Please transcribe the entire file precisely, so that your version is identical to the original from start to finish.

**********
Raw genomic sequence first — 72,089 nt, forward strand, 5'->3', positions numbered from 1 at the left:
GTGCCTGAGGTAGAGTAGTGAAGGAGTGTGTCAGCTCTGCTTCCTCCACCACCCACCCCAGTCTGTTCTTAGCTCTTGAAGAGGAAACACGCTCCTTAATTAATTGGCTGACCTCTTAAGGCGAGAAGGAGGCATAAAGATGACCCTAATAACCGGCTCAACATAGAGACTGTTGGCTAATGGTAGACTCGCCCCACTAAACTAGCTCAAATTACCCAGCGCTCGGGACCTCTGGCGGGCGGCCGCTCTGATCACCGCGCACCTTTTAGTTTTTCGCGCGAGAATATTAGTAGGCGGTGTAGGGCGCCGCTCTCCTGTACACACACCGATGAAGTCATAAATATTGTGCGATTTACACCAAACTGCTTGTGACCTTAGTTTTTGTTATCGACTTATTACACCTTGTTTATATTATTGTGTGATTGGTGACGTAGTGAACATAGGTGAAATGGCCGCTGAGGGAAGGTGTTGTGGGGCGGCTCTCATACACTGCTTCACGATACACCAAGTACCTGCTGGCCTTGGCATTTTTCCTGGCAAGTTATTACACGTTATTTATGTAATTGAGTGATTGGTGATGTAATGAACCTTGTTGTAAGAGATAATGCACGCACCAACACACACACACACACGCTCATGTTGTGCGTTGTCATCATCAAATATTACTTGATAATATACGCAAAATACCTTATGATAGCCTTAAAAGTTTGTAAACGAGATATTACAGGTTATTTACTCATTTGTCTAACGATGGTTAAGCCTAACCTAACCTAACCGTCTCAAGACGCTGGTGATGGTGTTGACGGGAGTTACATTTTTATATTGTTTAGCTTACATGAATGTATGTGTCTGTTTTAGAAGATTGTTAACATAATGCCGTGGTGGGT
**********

Raw genomic sequence first — 72,089 nt, forward strand, 5'->3', positions numbered from 1 at the left:
GTGCCTGAGGTAGAGTAGTGAAGGAGTGTGTCAGCTCTGCTTCCTCCACCACCCACCCCAGTCTGTTCTTAGCTCTTGAAGAGGAAACACGCTCCTTAATTAATTGGCTGACCTCTTAAGGCGAGAAGGAGGCATAAAGATGACCCTAATAACCGGCTCAACATAGAGACTGTTGGCTAATGGTAGACTCGCCCCACTAAACTAGCTCAAATTACCCAGCGCTCGGGACCTCTGGCGGGCGGCCGCTCTGATCACCGCGCACCTTTTAGTTTTTCGCGCGAGAATATTAGTAGGCGGTGTAGGGCGCCGCTCTCCTGTACACACACCGATGAAGTCATAAATATTGTGCGATTTACACCAAACTGCTTGTGACCTTAGTTTTTGTTATCGACTTATTACACCTTGTTTATATTATTGTGTGATTGGTGACGTAGTGAACATAGGTGAAATGGCCGCTGAGGGAAGGTGTTGTGGGGCGGCTCTCATACACTGCTTCACGATACACCAAGTACCTGCTGGCCTTGGCATTTTTCCTGGCAAGTTATTACACGTTATTTATGTAATTGAGTGATTGGTGATGTAATGAACCTTGTTGTAAGAGATAATGCACGCACCAACACACACACACACACGCTCATGTTGTGCGTTGTCATCATCAAATATTACTTGATAATATACGCAAAATACCTTATGATAGCCTTAAAAGTTTGTAAACGAGATATTACAGGTTATTTACTCATTTGTCTAACGATGGTTAAGCCTAACCTAACCTAACCGTCTCAAGACGCTGGTGATGGTGTTGACGGGAGTTACATTTTTATATTGTTTAGCTTACATGAATGTATGTGTCTGTTTTAGAAGATTGTTAACATAATGCCGTGGTGGGT